By Dominique Heffes-Doon
Social Media & Research Officer, CCSJ/AMMR, rcsocialjustice.org
This year the United Nations (UN) World Habitat Day falls on October 4, which is also the Feast of St Francis of Assisi.
This revered saint, from whom our own Pope Francis has taken his name, was the first to coin commonly used names such as “Mother Earth” and “Father Sun”. We can find these references in St Francis’ ‘Canticles of the Sun’,
“Be praised, my Lord, through all Your creatures, especially through my lord Brother Sun…Be praised, my Lord, through our sister Mother Earth, who feeds us and rules us, and produces various fruits with colored flowers and herbs.”
‘Canticles of the Sun’ is a poem of love so profound that it is still cherished hundreds of years beyond its Medieval composition in 1224.
However, the conversation around our home, the Earth, has drastically changed. The Earth is still the only “home” known to the human species. Yet, by our actions, we must question whether we adore and honour it as St Francis of Assisi did during his lifetime.
The UN’s theme for this year’s World Habitat Day is Accelerating urban action for a carbon-free world. UNHabitat.org goes on to state: “Cities are responsible for some 70 percent of global carbon dioxide emissions with transport, buildings, energy, and waste management accounting for the bulk of urban greenhouse gas emissions.
The future of our planet depends on national, regional and local governments and organizations, communities, academic institutions, the private sector and all relevant stakeholders working together to create sustainable, carbon-neutral, inclusive cities and towns.” This is a critical point that was recently highlighted by Environmental Consultant, Ryan Assiu, on the CCSJ’s Facebook Live segment, Climate Change is a Human Rights Issue, which airs Mondays at 1 p.m. from Facebook CCSJ Trinidad and Tobago.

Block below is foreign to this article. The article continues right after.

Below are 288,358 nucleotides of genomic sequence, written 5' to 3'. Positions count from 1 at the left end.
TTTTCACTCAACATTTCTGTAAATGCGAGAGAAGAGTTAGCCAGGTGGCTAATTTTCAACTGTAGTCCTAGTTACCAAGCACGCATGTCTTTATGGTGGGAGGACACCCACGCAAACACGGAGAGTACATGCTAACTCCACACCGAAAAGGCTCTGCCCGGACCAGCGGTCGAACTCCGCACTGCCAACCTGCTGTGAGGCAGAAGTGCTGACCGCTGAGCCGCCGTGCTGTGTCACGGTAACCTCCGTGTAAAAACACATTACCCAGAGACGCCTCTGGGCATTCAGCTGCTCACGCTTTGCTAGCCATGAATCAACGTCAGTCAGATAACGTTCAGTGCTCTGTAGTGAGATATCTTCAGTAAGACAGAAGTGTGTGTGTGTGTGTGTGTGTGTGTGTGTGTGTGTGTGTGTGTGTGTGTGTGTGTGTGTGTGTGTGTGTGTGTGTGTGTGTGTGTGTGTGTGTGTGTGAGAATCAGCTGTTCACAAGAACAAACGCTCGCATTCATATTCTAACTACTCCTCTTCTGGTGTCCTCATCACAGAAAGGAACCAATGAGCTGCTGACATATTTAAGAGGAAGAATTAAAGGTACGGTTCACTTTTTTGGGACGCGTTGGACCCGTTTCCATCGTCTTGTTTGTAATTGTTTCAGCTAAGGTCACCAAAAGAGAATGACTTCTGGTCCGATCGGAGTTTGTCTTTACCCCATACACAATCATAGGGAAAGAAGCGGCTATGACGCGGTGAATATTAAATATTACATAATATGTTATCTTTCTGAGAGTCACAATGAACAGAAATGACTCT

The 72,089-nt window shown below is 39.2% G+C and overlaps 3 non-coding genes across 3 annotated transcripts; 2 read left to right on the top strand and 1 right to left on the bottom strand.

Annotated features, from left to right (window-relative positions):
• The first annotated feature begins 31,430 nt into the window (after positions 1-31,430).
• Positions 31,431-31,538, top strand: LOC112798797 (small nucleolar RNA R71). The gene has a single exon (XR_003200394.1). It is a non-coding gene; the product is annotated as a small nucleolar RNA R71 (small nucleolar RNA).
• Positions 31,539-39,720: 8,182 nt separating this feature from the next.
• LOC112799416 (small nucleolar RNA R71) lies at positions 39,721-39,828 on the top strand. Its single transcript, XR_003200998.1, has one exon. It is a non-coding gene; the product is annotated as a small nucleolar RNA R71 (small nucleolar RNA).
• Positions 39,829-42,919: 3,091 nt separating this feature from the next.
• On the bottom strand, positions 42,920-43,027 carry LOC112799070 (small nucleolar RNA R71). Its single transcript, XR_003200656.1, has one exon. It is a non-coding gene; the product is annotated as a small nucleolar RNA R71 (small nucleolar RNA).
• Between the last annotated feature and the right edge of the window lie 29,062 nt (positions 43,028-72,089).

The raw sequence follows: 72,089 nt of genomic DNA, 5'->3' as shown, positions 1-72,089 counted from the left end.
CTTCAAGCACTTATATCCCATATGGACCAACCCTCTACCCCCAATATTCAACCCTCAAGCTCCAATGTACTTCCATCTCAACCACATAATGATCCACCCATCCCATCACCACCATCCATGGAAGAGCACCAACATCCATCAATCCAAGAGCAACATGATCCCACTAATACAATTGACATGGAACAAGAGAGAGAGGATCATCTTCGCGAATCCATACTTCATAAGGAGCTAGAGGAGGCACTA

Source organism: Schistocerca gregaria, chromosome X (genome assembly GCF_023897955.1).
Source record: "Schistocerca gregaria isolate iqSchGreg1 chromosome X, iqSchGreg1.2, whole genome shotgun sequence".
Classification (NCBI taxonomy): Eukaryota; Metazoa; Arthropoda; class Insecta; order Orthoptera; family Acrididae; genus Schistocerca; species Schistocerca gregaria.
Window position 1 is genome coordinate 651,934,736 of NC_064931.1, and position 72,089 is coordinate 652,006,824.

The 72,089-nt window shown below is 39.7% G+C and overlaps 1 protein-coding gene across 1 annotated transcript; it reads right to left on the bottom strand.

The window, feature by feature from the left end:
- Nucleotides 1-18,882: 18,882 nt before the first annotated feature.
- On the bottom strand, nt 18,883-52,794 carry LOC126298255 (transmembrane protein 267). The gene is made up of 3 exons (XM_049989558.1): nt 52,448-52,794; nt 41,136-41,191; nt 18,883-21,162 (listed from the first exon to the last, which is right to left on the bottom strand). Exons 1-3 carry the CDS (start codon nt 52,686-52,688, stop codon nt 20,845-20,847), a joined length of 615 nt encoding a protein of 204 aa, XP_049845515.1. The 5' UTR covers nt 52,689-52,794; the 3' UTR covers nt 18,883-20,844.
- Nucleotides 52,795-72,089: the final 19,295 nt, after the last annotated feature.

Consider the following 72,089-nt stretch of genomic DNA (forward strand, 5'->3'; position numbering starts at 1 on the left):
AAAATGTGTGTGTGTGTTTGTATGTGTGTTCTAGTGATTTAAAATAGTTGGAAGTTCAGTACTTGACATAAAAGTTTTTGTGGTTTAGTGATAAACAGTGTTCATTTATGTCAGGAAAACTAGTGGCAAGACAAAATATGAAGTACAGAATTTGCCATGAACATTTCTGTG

Much of the carbon footprint societies generate come from each of us and the way we live, our lifestyle habits. We do not live sustainably with the Earth and the result is rising global temperature and a loss of biodiversity that may now be beyond repair.
Yet, Pope Francis calls upon the Catholic community to do two things. First, have hope that we can change. We as a global community can have a change of heart and ecological conversion, whereby understanding Pope Francis’ key message in his encyclical on the environment, Laudato Si’, “we are all interconnected”.
Our Mother Earth requires restoration, and we must end the selfish and greedy pillage of her precious resources and live in harmony with all of creation. This is our role as stewards of the Earth.
Second, we must act now! The world as we know it is changing. To quote University of the West Indies Professor John Agard, and one of the authors and review editors of the UN’s Intergovernmental Panel on Climate Change (IPCC), “Global warming has not slowed… global surface temperatures are 1.1 degrees centigrade higher between 2011 and 2021 than between 1850 and 1900… we had set 1.5 degrees centigrade as a limit and now we are 1.1 degrees. We are close to the point when there will be no turning back.”
One of the most impactful ways we can make a change is to come together in solidarity for the Earth and for the survival of humanity by signing the Catholic Petition – www.thecatholicpetition.org.
Pope Francis will be present at the next UN Climate Change Conference COP26 and is asking all Catholics to sign. He hopes to present the global Catholic petition to the world leaders present at COP26 (Glasgow, November 1–12, 2021).
The petition seeks to:
• “Tackle the climate emergency and biodiversity crisis together”
• “Limit warming to 1.5 degrees Celsius and promise no more biodiversity loss”
• “Ensure equitable global action, including support for those most affected”
• “Protect and respect human rights, including the rights of Indigenous Peoples and Local Communities in climate and biodiversity action.”
Your voice and action are critical in these times, not only for the collective well-being of humanity, but all of us as individuals within T&T. The extreme weather systems that we are now experiencing, extended rainy seasons and flooding, intense heatwaves and larger, more frequent tropical storms and hurricanes will only increase, especially within our Caribbean region, which struggles to recover economically.
The Catholic Commission for Social Justice call upon you to make a change today. Sign the petition www.thecatholicpetition.org and reuse, recycle and reduce. This is your world and our “common home”.